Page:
TOKYO (Bloomberg) -- BMW, Audi and Mercedes-Benz were among a number of carmakers offering generous discounts to U.S. auto buyers in August that helped drive sales to the best month in eight years.
BMW, the biggest spender among the three on a per-vehicle basis, boosted incentives by 45 percent from a year earlier, according to researcher Autodata Corp. Promotional spending surged 30 percent at Mercedes and 71 percent at Audi, pacing an 18 percent jump for the total industry, the researcher said. Spending by vehicle averaged $4,912 at BMW last month, followed by $4,189 for Mercedes and $3,236 for Audi.
Several mass-market automakers joined luxury brands in boosting discount offers. Incentive spending climbed 43 percent at Nissan Motor Corp., 24 percent at Chrysler and 23 percent at Ford Motor Co., Autodata said.
Chrysler was the biggest discounter among mass-market carmakers last month, with average spending of $3,856 per vehicle, followed by $3,595 at Ford and $3,587 at General Motors Co.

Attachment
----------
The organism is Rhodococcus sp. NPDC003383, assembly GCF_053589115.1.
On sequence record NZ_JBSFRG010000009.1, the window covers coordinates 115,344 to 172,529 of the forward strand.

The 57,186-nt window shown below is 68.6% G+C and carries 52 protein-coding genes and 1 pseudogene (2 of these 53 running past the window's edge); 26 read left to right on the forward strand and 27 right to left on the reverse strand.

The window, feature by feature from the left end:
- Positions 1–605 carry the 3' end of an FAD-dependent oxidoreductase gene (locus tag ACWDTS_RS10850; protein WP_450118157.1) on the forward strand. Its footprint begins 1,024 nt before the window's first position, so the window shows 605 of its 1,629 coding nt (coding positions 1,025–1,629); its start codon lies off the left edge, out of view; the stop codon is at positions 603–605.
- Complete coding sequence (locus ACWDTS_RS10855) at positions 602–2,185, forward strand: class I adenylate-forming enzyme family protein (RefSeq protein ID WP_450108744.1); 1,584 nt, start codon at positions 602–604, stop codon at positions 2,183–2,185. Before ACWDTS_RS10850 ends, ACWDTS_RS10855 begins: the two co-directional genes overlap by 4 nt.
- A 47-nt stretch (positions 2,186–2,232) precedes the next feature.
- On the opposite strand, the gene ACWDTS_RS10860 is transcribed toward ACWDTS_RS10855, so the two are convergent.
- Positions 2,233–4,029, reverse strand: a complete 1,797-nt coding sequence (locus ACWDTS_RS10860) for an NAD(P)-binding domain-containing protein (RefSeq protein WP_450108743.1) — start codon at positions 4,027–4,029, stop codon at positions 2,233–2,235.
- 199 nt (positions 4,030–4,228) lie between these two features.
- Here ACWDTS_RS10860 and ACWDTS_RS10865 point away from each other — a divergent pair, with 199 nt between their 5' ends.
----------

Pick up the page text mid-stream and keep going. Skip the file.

"Incentive spending changes reflect consumer demand shifting to higher-MSRP, higher-profit vehicle segments, which is a net positive for most full-line automakers," said John Krafcik, president of auto-buying website TrueCar Inc.
Rising average discounts
More aggressive incentive spending casts a shadow over an industry that is driving U.S. economic growth and entered the month having kept promotions in check. In the first seven months of the year, the industrywide average discount per vehicle had risen 5.5 percent.
"Between rising incentive spend, higher subprime lending, and longer loan terms, there is certainly cause for concern and reason to think the massive growth should eventually slow down," Akshay Anand, an analyst at auto market researcher Kelley Blue Book, wrote in an email.
Bigger incentive deals in the U.S. helped automakers report August deliveries that rose 6 percent to 1.58 million, pushing the seasonally adjusted annualized rate of sales to 17.5 million vehicles, the highest since January 2006.